Am I the only one who can’t believe it’s almost May already? Anyway, here are some links to the like-minded…
- review: penbbs 309 (via winter sharks)
- I haven’t wanted a pen in a long time, but I want one of these.
- Pen Review: The TWSBI Diamond Mini (AL Gold Model) (via The Gentleman Stationer)
- The TWSBI Diamond Mini is one of the best deals in fountain pendom.
- Jinhao 992 (reprise) (via goodwriterspens)
- goodwriterspens posted a long-term update to her Jinhao 992 review.
- The Muji Fountain Pen (via The Pen Boffin)
- Someone send me one of these to review.
- Quick Look: Lamy Safari All Black & Al-Star Vibrant Pink Special Editions! (via The Pencilcase Blog)
- Meh. (To the pens, not the post, which has pretty pictures of meh pens.)
- Pure Pens Llanberis Slate
- Pure Pens Saltire (via 7heDaniel)
- A couple of reviews of some inexpensive ink.
Short post this week as I spent the weekend tasting some lovely Pinot Noir and riding my motorbike to the coast to GET MY CRAB ON.
(Note that I didn’t taste any wine while riding my motorbike. I like to keep those vices separate.)
A few folks have asked about the state of pendom in Bulgaria. Unfortunately, I haven’t found much in the way of obvious fountain pen culture. Bulgaria is one of the poorest countries in Europe, and the idea of paying more than a couple of leva for a pen will get you some side-eye from most folks there. This is a country where pensioners are scraping by on less than $200 USD a month.
Fountain pens are a luxury. We’d all do well to remember that.
That said, there are a few online retailers of fountain pens in Bulgaria. We had an amusing experience ordering from one of these shops. The way it works is you place your order online, then a person from the shop calls you to confirm, then they send a person out to deliver the item to you and you pay them on delivery. The shop also expressed some surprise when I requested an extra-fine nib, as “most people don’t know that’s an option.”
I did encounter several little stationery shops in Sofia that carried the usual assortment of Chinese biro knockoffs and office supplies. And, nestled among the stalls in the wonderful open-air book market in Slaveikov Square, I chanced upon an antiques vendor who had an interesting fountain pen… More on that later, as it deserves its own post.
We don’t often see Soviet or Communist-era pens here in the US, but I know they’re out there, and that’s what I plan to focus my efforts on the next time I visit the country.
Here are some links to the like-minded…
- Nothing wrong there is, in being small and green: The Pilot 78G
- Is there Anything New to Say About the Pilot Metropolitan? (via Writing for Pain and Pleasure)
- Could these two be considered titans of the economical pen world?
- The Moonman M2 (via The Indian Marmalade Company)
- I’ve been seeing this pen all over the pen blogosphere lately.
- Italix Deacon’s Doodle fountain pen review (via United Inkdom)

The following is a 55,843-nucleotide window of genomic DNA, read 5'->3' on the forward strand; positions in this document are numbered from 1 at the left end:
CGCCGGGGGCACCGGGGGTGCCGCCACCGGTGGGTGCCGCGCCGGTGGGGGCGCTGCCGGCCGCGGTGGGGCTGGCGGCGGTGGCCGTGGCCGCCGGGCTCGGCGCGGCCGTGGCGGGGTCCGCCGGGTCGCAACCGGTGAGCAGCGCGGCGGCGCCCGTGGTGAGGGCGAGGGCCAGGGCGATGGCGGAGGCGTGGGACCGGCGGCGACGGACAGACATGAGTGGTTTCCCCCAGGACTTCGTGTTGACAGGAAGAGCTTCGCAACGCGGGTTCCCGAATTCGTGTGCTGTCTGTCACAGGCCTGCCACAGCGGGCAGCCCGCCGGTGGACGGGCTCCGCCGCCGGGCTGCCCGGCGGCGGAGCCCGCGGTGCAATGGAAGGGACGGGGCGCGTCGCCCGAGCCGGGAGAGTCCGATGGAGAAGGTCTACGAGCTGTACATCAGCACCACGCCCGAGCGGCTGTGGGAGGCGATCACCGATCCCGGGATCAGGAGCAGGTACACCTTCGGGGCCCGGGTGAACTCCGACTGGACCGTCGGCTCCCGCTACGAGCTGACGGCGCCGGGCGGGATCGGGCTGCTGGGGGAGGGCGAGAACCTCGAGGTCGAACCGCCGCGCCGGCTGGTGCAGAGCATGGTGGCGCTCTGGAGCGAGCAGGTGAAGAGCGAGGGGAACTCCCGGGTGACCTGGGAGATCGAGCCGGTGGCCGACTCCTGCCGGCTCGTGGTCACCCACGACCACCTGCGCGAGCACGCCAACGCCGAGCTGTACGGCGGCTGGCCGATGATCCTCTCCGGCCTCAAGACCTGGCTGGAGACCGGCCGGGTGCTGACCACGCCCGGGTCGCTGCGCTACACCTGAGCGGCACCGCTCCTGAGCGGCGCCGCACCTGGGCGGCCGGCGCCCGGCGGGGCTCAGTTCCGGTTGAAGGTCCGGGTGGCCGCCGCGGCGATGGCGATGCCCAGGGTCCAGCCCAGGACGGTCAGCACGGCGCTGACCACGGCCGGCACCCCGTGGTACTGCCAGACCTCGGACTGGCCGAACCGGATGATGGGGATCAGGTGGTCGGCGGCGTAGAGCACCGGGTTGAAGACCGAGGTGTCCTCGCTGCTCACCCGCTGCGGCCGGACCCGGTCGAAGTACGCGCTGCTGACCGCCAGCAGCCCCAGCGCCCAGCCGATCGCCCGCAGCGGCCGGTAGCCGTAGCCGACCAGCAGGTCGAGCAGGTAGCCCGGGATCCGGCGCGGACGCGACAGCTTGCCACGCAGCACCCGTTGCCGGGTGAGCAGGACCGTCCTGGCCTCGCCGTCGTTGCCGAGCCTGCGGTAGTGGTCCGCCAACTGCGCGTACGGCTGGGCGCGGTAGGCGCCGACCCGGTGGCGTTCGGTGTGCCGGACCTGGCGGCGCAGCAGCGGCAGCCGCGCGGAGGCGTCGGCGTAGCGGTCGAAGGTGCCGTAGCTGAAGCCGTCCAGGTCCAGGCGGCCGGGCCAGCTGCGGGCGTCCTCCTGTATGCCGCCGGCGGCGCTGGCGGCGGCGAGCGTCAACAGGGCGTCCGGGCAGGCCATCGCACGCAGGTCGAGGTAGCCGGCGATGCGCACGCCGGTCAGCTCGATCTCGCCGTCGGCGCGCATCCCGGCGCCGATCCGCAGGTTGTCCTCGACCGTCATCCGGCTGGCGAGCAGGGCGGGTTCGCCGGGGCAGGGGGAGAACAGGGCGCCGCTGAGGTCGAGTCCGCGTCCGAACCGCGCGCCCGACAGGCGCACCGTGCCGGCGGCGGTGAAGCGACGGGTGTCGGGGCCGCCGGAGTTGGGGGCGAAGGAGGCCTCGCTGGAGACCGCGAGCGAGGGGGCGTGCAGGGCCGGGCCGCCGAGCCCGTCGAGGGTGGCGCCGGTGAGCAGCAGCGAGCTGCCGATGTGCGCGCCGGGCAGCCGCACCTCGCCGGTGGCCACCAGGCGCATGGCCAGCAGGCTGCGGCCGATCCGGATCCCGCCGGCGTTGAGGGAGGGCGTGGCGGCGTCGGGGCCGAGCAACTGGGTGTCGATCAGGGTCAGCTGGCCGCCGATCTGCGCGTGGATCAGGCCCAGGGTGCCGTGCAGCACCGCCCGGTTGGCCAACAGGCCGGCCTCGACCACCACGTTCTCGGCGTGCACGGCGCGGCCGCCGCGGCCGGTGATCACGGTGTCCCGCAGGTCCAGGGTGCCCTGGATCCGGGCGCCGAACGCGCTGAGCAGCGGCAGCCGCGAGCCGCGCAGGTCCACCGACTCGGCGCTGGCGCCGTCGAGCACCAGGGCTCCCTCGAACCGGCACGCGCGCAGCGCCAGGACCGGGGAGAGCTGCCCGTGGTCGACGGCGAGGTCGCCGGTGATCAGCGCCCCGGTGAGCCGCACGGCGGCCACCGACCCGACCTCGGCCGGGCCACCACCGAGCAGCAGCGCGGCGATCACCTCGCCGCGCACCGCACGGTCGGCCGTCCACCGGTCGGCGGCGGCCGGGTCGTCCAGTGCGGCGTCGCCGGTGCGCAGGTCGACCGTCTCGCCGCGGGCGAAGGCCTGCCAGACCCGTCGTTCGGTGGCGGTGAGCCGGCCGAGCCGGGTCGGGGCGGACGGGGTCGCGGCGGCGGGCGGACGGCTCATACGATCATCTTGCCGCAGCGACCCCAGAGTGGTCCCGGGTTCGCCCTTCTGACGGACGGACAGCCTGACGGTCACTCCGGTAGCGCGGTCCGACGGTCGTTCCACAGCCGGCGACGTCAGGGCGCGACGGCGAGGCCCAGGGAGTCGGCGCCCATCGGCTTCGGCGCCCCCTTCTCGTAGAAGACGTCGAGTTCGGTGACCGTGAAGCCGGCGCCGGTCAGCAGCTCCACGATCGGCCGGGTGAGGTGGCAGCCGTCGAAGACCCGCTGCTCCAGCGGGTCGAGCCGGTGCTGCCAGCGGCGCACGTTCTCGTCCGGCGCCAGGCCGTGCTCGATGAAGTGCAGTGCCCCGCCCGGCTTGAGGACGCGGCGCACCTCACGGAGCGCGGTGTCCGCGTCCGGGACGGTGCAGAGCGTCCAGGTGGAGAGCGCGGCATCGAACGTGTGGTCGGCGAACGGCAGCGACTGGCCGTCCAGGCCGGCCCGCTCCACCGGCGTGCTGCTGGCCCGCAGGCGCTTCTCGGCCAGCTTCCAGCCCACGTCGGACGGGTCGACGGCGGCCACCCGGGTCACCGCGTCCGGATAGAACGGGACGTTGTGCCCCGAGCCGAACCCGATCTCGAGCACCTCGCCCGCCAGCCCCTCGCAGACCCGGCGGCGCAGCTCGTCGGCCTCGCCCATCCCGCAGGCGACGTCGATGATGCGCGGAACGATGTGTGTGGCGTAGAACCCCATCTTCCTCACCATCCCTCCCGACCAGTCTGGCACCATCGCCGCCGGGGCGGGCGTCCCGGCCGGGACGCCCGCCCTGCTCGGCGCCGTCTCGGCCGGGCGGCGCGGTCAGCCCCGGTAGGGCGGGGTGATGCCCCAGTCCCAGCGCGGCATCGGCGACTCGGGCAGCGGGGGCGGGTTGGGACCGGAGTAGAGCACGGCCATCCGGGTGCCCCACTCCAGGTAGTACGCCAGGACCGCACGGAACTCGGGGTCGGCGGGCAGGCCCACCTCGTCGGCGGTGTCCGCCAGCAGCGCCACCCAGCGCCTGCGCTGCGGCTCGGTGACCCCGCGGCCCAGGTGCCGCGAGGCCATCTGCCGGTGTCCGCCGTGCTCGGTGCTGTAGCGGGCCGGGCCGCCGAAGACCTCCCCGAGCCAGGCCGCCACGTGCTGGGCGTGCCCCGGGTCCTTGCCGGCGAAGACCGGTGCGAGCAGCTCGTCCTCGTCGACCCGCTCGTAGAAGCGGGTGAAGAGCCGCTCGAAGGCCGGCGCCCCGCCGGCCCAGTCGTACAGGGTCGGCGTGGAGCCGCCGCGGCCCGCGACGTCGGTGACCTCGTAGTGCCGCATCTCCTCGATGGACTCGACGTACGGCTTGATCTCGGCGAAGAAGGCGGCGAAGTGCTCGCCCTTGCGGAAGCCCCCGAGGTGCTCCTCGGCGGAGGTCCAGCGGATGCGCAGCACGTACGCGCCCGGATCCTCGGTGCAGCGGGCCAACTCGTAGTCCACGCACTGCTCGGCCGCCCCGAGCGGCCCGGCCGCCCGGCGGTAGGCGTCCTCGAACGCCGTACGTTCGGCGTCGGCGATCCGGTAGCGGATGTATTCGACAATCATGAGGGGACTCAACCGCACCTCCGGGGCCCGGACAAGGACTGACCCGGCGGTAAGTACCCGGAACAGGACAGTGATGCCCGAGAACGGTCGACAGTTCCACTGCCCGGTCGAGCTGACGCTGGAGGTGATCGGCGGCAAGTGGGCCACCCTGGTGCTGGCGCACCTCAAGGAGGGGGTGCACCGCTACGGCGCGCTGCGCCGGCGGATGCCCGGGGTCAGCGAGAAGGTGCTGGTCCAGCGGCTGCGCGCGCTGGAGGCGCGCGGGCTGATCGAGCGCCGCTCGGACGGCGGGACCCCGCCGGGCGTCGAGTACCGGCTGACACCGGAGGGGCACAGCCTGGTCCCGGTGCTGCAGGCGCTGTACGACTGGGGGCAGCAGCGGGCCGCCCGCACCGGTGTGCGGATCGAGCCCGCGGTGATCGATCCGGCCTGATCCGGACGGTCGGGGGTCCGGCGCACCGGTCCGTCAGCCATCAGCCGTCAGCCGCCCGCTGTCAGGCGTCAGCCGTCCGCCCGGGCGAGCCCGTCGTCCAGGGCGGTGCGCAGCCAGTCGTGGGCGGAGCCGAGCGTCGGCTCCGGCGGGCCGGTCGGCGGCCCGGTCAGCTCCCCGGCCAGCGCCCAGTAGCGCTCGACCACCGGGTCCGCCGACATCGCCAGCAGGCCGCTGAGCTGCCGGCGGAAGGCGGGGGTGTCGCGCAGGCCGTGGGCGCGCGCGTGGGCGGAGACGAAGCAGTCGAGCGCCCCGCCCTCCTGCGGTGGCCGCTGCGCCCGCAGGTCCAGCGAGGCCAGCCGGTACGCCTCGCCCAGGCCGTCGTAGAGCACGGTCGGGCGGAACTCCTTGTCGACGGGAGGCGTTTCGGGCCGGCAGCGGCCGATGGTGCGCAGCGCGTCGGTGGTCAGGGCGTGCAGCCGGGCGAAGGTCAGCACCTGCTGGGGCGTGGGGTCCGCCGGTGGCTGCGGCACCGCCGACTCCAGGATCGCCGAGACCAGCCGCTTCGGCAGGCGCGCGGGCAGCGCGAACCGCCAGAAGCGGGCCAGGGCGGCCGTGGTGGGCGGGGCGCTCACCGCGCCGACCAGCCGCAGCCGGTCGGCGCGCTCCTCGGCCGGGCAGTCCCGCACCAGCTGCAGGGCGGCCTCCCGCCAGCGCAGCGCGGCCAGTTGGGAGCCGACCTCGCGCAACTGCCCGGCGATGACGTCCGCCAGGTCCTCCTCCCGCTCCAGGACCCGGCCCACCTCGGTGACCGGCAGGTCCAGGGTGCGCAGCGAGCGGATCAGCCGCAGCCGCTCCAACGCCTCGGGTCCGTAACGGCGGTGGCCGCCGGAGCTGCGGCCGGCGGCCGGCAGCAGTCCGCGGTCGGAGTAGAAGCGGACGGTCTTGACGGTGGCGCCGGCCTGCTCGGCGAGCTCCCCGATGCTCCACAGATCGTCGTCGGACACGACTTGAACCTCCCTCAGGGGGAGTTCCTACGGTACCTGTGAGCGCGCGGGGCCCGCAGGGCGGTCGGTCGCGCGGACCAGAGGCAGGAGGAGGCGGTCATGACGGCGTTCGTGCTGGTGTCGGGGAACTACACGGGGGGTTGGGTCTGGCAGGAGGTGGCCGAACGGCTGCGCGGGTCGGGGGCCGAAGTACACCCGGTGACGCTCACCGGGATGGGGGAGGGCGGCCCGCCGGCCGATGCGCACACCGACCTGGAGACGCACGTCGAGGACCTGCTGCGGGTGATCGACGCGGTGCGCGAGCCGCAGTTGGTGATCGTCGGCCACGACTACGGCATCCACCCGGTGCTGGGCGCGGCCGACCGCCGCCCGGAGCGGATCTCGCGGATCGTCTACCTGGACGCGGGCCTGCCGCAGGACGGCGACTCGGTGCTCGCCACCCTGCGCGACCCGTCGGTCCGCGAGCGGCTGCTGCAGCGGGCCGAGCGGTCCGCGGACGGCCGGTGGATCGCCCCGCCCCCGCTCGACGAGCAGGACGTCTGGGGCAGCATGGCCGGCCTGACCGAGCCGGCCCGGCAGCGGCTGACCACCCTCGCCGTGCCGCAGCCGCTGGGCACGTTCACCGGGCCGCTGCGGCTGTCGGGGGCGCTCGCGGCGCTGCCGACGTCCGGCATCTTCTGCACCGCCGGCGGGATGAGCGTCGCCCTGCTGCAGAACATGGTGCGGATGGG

- A meta-review of the Italix Deacon’s Doodle, a pen with an odd name but a sweet price.
- The Parker Urban (via The Pen Boffin)
- Dangerous Pencils and Fountain Pens (via bleistift)
- We discussed airplane friendly fountain pens earlier this week, but memm brings us a story about a fountain pen being used in a rather unfriendly way.
I’m going to do something different with this post because the three trans-continental trips I’ve taken while carrying various fountain pens do not make me a subject matter expert in this area. Instead, I was hoping to hear from you, the jet-setting traveler.
Let’s discuss airplane-friendly fountain pens. I’ve had excellent experiences flying with these two:
On the left, a TWSBI Vac Mini and on the right, a Wing Sung 698.
The Wing Sung 698 is a piston-filler with a locking cap that keeps the piston from moving when you don’t want it to. Because it’s a piston-filler, it’s easy to fill extra-super-duper full, which keeps ink from leaking out as the pen travels from the ground to a pressurized cabin at 35,000 feet. I’ve noticed a bit of ink creep on the nib during flight, but no ink drops in the cap or anywhere else.
The TWSBI Vac Mini is a vacuum-filler with a valve that can be closed to seal the ink chamber in the barrel. The valve works. The pen performs as well in the air as it does on the ground, and the ink stays put. With a Vac Mini, you don’t have to worry about refilling the pen before a flight. It’s the most convenient pen I’ve found.
I’ve taken cartridge pens on flights, but I ended up with ink in the caps when they weren’t completely clean before takeoff. Even being careful about keeping the pen upright didn’t help when faced with the force of expanding air. I still take cartridge pens with me on trips, but I clean them before I leave and only ink them when I arrive at my destination.
And my precious vintage pens? Just, no.
What are your experiences flying with fountain pens? Any tips to share? Better yet, any stories of disaster?
I’m so far behind on my pen-related reading that I don’t have anything to link to today. Instead, I’m flipping the script: What’s got you the most excited right now? Pen-related or no.
I’ll go first: I’m slightly obsessed with a game I picked up on a whim the other day. It’s called Dropmix, and it is awesome. I wouldn’t (and didn’t) pay MSRP, but if you find it on sale for around $55 it’s worth trying for the chance to make some sick mashups.
I’m also looking forward to my annual Spring tradition of riding a motorbike to the coast just so I can eat a delicious crab at my favorite junky-looking crab shack.
On the pen front, I’m excited about inking up my Caran D’ache 849 and writing a proper review of it.